Debts of Good Will and Interpersonal Justice

analytical Essay
3376 words
3376 words

Debts of Good Will and Interpersonal Justice

ABSTRACT: A debt of good will (utang na loob in Filipino) is incurred when a person becomes the beneficiary of significant assistance or favor given by another. Usually, the beneficiary is in acute need of the assistance given or favor granted. This provides an opportunity for the giving of help to serve as a vehicle for the expression of sympathy or concern. The debt could then be appreciated as one of good will because, by catering to another person's pressing need, the benefactor is able to express positive dispositions towards the beneficiary. It is not merely the receipt of the assistance or favor that puts the recipient in a position of indebtedness. The indebtedness is created by the benefactor's kagandahang loob (good will). An act can be considered to convey kagandahang loob only if it is done out of kusang loob (roughly, free will); and can only be considered to have been done out of kusang loob if the agent (1) is not acting under external compulsion, (2) is motivated by positive feelings (e.g. charity, love or sympathy) towards the beneficiary, and (3) is not motivated by the anticipation of reward. These conditions entail debt-of-good-will relationships where the benefactor has no right to demand reciprocity but the beneficiary has a "self-imposed" obligation to repay kagandahang loob with kagandahang loob. Debts of good will are about some forms of justice. But we should not reduce all talk about debts of good will to talk about justice.

Debts of gratitude are, in general, incurred by people who receive help or favors from others. But to say that a person has a debt of gratitude is not merely to say that he should be thankful for the assistance given. The indebtedness concerned is not confined to actual benefits received. In recognizing a debt of gratitude, one also recognizes the good will manifested by the benefactor in providing assistance or granting a favor.

For this reason, this paper refers to "debts of good will" instead of "debts of gratitude." The contention is that the former terminology focuses attention on important features of the concept that the words "debt of gratitude" fail to capture.

Another reason for the use of the preferred term in this paper is that the equivalent of "good will" in the Filipino language – kagandahang loob – has an important significance in related ethical theory.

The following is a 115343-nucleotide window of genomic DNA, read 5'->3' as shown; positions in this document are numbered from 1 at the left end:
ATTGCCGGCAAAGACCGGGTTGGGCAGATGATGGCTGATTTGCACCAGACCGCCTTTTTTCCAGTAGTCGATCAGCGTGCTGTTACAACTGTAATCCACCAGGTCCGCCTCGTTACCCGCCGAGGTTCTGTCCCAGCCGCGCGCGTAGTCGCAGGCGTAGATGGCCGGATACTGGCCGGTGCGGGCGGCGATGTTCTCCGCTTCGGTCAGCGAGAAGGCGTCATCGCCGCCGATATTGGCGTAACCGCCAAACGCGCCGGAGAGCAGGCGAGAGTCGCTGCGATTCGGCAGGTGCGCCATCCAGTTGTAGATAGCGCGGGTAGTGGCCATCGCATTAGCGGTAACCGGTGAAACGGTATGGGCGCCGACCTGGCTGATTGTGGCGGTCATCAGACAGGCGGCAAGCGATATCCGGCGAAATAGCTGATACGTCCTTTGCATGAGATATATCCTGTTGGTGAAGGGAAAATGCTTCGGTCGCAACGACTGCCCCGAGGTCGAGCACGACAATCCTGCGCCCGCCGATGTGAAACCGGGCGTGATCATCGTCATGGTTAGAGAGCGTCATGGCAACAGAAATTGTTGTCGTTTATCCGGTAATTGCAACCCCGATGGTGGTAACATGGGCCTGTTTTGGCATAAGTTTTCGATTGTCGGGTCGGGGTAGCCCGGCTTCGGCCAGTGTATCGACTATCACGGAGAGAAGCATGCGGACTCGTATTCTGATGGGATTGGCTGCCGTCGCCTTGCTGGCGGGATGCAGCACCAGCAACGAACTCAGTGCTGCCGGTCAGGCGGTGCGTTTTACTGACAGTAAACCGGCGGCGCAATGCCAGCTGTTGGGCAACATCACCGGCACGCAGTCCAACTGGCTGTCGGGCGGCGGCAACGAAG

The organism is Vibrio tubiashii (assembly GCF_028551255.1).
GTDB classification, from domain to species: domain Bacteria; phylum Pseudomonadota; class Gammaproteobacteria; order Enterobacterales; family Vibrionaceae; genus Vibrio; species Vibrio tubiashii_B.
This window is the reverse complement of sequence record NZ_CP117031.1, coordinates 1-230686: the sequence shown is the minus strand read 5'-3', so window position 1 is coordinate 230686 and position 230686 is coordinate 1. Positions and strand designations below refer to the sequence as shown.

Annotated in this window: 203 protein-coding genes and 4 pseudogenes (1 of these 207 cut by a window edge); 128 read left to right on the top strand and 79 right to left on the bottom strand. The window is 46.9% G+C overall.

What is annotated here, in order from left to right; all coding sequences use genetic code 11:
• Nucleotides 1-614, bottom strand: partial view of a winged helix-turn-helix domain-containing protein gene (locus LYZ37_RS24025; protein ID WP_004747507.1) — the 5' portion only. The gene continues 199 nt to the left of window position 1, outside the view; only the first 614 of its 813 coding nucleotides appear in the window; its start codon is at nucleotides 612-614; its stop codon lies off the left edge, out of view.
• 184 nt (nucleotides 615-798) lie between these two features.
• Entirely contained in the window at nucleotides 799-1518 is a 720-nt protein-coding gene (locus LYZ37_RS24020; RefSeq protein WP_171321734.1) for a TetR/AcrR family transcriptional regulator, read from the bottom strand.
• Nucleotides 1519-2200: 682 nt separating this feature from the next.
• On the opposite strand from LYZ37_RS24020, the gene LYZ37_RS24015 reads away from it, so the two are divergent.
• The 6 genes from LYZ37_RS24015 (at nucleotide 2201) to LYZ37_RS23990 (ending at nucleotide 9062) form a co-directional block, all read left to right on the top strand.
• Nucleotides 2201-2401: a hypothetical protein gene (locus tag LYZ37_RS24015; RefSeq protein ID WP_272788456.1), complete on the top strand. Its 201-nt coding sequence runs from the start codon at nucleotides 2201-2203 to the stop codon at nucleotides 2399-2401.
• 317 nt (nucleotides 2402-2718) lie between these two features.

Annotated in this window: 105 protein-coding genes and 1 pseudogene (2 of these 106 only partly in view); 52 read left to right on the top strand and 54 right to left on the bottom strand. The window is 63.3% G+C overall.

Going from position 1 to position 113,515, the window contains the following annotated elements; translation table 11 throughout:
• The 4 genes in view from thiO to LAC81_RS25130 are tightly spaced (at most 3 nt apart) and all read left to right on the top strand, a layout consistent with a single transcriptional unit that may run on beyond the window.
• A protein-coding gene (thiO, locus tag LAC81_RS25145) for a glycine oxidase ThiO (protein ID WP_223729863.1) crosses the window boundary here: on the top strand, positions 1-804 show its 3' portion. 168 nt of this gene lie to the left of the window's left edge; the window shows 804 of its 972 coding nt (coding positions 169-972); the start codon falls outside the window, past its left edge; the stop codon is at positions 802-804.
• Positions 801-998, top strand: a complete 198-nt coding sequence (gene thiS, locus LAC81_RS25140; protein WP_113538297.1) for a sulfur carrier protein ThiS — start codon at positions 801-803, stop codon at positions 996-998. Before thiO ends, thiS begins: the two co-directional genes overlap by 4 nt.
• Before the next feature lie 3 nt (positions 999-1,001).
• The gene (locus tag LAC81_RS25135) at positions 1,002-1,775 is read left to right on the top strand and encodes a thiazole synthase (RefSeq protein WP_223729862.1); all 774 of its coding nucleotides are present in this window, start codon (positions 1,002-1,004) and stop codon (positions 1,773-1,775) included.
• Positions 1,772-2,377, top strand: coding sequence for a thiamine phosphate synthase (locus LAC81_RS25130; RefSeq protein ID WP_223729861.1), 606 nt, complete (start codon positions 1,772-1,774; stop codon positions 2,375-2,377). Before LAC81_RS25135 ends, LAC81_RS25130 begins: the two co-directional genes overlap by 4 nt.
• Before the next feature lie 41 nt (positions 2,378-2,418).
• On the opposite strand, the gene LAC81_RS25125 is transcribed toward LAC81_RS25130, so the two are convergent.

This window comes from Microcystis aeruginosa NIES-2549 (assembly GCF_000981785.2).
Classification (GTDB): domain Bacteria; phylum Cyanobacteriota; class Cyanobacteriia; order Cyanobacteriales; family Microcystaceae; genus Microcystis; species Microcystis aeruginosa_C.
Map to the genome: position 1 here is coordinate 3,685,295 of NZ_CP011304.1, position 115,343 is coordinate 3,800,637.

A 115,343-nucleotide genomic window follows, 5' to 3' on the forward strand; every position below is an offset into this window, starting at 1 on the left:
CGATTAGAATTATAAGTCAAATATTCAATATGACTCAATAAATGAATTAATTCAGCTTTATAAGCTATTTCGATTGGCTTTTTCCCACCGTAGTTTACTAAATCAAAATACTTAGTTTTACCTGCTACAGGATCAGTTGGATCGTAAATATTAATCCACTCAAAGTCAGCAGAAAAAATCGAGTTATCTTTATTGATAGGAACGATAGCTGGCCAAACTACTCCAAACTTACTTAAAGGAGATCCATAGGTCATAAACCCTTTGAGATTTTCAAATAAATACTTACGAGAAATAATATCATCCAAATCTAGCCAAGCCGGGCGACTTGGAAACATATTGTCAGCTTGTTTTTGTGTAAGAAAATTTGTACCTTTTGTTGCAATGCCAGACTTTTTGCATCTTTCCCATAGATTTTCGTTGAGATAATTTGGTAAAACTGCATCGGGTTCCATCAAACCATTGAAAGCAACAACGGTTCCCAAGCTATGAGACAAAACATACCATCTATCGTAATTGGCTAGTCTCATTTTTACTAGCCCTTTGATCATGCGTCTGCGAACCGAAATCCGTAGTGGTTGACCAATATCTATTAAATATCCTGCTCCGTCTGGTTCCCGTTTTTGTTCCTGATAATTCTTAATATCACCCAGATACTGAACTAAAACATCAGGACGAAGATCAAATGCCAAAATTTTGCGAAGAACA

In this essay, the author

  • Explains that debt of good will is incurred when a person becomes the beneficiary of significant assistance or favor given by another.
  • Explains that debts of gratitude are incurred by people who receive help or favors from others. the paper argues that the temptation to understand them purely in terms of justice must be resisted.
  • Explains that debts of good will have significant features that are not present in formal debt. indebtedness to a bank arises from an institutional transaction governed by explicit policies.
  • Explains that debt of good will is a faithful translation of the filipino term "utang na loob."
  • Explains that a debt of good will is incurred under informal circumstances without formal indication of how it ought to be repaid or reciprocated.
  • Argues that the benefactor's kagandahang loob creates the situation of indebtedness.
  • Argues that kagandahang loob presupposes disinterest in compensation or reward for the beneficial act.
  • Analyzes how robert nozick expresses misgivings about creating a duty to repay unsolicited favors.
  • Argues that the perverted version of debts of good will raises troubling possibilities that make it tempting to interpret debt-of-good-will relationships solely in terms of interpersonal justice.
  • Cites mary r. hollnsteiner, frank lynch, and alfonso de guzman ii in four readings on philippine values, ipc papers no. 2, 3rd ed.
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